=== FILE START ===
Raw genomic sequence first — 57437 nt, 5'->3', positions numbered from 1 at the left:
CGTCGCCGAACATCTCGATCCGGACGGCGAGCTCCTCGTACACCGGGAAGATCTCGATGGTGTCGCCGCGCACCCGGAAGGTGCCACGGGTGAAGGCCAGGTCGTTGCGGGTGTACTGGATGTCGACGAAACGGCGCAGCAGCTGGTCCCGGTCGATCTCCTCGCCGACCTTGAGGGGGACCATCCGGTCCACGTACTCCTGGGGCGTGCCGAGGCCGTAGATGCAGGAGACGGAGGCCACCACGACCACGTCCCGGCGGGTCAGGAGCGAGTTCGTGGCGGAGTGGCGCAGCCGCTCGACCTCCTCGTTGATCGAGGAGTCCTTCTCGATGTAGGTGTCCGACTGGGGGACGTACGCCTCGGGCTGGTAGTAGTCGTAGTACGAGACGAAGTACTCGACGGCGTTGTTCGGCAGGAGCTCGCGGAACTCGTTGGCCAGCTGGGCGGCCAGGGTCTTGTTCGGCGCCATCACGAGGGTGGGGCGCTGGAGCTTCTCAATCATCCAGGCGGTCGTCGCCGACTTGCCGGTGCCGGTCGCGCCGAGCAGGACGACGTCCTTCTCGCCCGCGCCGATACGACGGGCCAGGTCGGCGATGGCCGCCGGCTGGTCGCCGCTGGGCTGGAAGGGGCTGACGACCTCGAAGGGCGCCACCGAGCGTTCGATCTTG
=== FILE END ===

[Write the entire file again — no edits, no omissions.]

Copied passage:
Raw genomic sequence first — 57437 nt, 5'->3', positions numbered from 1 at the left:
CGTCGCCGAACATCTCGATCCGGACGGCGAGCTCCTCGTACACCGGGAAGATCTCGATGGTGTCGCCGCGCACCCGGAAGGTGCCACGGGTGAAGGCCAGGTCGTTGCGGGTGTACTGGATGTCGACGAAACGGCGCAGCAGCTGGTCCCGGTCGATCTCCTCGCCGACCTTGAGGGGGACCATCCGGTCCACGTACTCCTGGGGCGTGCCGAGGCCGTAGATGCAGGAGACGGAGGCCACCACGACCACGTCCCGGCGGGTCAGGAGCGAGTTCGTGGCGGAGTGGCGCAGCCGCTCGACCTCCTCGTTGATCGAGGAGTCCTTCTCGATGTAGGTGTCCGACTGGGGGACGTACGCCTCGGGCTGGTAGTAGTCGTAGTACGAGACGAAGTACTCGACGGCGTTGTTCGGCAGGAGCTCGCGGAACTCGTTGGCCAGCTGGGCGGCCAGGGTCTTGTTCGGCGCCATCACGAGGGTGGGGCGCTGGAGCTTCTCAATCATCCAGGCGGTCGTCGCCGACTTGCCGGTGCCGGTCGCGCCGAGCAGGACGACGTCCTTCTCGCCCGCGCCGATACGACGGGCCAGGTCGGCGATGGCCGCCGGCTGGTCGCCGCTGGGCTGGAAGGGGCTGACGACCTCGAAGGGCGCCACCGAGCGTTCGATCTTG